Turn 2 German - would very nearly undo me. I had pinned the SS Grenadiers next to the church. I decided to send my 8-1, a 4-5-7 ad 2-4-7 into Close Combat against the pinned 6-4-8. This would be a tragic mistake. My thought was to eliminate the Pinned Squad and keep the adjacent broken squad DM'd and possible break up the entire northern attack. But I would roll my usual 9 and Dan would roll snakes, kill all of my boys and create an 8-1 Leader. Just like that, I had thrown away the game. At this point, Dan's attack had routed all of my boys on the center road. The MELEE's continued and I was down to a single unbroken 4-4-7 with my mortar. This is the view on Turn 3, during which Dan just rocked my infantry and also broke my 2-4-7 with an LMG in the fortified church. I was on the verge of complete defeat.

Turn 2 British - I would drop my mortar and send my 4-4-7 into the fortified location. My broken 2-4-7 with the LMG would route to the steeple and remain broken for the rest of the game. my other boys routed to the west and safety. Dan had made significant gains.

Turn 3 German - Dan would get two more MKIV's and send them through the gap in the bocage against my last 57L AT Gun. The gun would knock out both. This success would match nicely with the historical event. This gun crew would knock out 3 of the 4 MKIV's and as you will see, save me from total defeat.

I was still holding the fortified location and my AT Gun was still intact. The rest of my boys were broken and Dan's Grenadiers were moving to eliminate them.

I had elected to break my gun crew and send them back with the rest of the brokies. This would prove to be a wise move. They would rally on the very next rally phase. They now would have to guard the rest of my men and keep them from becoming German Victory Points. In the center, the endless MELEE raged on and my 4-4-7 was still in control of the fortified church.

Turn 4 German - Dan's Grenadiers encircle my boys in the fortified location, but Dan's 18 factor shots continue to miss as he rolled 10's and 11's consistently. In the west, my 2-2-8 succeeds in breaking an advancing German 6-4-8, which saved my boys bacon! I was hanging on by a thread.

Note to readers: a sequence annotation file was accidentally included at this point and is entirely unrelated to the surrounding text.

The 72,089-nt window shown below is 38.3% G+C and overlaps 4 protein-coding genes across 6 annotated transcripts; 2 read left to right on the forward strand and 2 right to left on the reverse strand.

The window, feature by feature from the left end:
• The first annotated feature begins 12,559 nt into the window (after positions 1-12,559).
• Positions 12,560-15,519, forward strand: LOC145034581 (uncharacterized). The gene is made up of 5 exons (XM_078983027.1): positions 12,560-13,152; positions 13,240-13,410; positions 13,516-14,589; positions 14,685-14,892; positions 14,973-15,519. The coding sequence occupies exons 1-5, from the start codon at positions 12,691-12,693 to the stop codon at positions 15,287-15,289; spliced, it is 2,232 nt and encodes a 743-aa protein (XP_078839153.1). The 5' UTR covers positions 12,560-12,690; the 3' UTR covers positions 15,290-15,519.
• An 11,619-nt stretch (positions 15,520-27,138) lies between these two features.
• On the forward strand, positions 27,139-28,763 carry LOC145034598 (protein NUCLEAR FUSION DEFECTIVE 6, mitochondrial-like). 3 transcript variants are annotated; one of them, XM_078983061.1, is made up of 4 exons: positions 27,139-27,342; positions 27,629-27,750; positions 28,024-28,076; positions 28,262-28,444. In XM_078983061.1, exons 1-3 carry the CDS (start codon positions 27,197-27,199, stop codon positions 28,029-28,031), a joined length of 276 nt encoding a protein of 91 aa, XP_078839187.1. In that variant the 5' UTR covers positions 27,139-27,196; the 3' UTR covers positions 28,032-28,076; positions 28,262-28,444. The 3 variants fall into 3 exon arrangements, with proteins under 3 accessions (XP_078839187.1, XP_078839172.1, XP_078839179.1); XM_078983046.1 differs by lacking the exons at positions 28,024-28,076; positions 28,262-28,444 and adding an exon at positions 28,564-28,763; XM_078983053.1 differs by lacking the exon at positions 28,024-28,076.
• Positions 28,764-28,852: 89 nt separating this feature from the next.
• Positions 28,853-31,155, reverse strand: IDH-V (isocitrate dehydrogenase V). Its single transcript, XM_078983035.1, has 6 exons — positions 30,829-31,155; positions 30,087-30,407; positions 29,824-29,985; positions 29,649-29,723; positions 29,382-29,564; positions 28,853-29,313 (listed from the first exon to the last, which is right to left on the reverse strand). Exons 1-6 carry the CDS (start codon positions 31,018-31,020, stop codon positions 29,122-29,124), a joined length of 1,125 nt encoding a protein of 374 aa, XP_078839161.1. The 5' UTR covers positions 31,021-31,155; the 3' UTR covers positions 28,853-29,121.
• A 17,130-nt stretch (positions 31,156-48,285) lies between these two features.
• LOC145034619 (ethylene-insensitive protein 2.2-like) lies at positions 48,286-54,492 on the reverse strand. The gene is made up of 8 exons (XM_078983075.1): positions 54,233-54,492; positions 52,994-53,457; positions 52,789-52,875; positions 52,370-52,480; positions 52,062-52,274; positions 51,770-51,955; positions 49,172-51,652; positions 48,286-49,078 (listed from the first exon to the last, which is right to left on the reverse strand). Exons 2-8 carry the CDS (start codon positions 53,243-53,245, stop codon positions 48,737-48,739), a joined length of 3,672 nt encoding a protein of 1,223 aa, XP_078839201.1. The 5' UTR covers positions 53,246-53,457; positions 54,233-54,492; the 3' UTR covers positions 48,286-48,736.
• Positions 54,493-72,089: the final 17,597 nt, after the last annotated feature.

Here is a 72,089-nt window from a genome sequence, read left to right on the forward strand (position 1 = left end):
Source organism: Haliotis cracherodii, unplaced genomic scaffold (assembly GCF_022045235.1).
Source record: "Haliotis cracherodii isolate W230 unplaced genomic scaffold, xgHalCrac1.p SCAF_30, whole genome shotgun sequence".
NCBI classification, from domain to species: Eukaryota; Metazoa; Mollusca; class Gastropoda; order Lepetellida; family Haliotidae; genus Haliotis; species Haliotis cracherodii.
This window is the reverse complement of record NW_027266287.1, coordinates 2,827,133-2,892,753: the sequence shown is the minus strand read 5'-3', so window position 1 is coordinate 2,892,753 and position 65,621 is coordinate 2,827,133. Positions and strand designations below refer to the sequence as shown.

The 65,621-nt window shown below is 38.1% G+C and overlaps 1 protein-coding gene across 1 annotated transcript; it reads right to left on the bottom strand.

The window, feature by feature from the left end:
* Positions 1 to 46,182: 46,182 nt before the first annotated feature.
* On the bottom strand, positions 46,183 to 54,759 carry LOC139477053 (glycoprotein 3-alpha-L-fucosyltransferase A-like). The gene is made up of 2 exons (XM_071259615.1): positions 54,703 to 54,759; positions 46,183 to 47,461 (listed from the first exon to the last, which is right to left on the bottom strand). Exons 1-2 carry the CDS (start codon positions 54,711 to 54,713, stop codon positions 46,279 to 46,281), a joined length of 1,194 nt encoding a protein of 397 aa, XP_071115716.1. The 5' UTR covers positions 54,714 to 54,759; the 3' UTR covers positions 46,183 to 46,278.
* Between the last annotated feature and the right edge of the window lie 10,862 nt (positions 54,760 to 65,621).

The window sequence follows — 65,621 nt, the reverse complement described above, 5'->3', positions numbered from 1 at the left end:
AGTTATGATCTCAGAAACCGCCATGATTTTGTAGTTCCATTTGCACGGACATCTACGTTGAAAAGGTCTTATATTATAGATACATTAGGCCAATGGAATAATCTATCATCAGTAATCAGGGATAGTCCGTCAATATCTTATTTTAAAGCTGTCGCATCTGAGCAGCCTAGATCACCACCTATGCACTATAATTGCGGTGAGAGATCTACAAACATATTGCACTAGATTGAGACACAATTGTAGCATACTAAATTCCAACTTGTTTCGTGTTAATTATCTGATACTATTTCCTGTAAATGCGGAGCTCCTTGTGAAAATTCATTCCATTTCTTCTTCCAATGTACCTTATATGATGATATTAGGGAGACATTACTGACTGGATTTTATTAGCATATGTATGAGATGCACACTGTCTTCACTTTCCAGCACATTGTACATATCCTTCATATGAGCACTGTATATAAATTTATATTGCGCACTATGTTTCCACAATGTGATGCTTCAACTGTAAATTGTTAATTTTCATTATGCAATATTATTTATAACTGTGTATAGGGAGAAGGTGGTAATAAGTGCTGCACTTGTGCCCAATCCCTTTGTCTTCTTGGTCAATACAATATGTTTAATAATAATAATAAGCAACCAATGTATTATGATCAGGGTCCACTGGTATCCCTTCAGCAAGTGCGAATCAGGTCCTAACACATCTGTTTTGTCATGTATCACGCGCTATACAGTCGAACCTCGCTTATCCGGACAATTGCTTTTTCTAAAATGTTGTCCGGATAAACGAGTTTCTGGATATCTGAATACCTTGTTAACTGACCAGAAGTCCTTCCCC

Dan's high rolls were silencing the impact of his heavy firepower.

Turn 5 British, I bring my tanks on to support my shattered infantry and attempt to retake road hexes.

My AT Gun crew had also advanced with the center Sherman to help take back road hex victory locations.

Turn 5 British, Dan's Grenadiers had failed to take the fortified location for the final time. My broken infantry did not rally as my 8-0 failed every attempt. My boys in the steeple were also still broken. I would advance the center Sherman along with the crew to secure another road location. The Germans would  fire a Panzerfaust and hit the center Sherman. It would brew up and the 2-2-8 would be broken. But the Germans would lose a half-squad to the backblast. My second Sherman Tank simply stopped. There was no use in risking its loss and giving Dan more CVP. In Advance Phase, my 4-4-7 would take a third road location. And that would be the end of the game. Dan and I counted our Victory Points. The Germans would end with 39 and my Brits would end with 44. I had won an unlikely victory. When my 8-1 and boys were crushed in close combat, I despaired that I had lost the game in a costly gamble. And by all rights, I should have...but my AT Guns would knock out all four MKIV's, which gave me critical CVP. Additionally, Dan's failure to take the fortified location would be costly.  This had been a great night of desperate ASL. The game was in doubt throughout. We both enjoyed this scenario.

Dan's young Grenadiers would address their wounds and regroup...much more fighting remained...

And now for Dan's Post Game Comments:

"The plan did not work.  While the infantry did good in CC and cleared the road the British AT guns killed all four tanks.  Plus the Brits held out in the fortified building to contest the road.  In the end the Germans had 39 CVP and the Brits 44 CVP.  Congrats to Grumble Jones for a hard-fought win!  This scenario is good fun with unique terrain.  Well designed, and fun to play, this pack is highly recommended.  My thanks to Grumble Jones for another great game of ASL."

My thanks to Dan for yet another great game. We are so very fortunate to have so many opportunities to play ASL. It's been an amazing time and I hope it will continue for a very long tiime!

That's it from Normandy...
sip some Calvaldos 
and warm yourself by the fire...

Dan and I are headed back to 
the Red October Factory...


We will see you then comrades!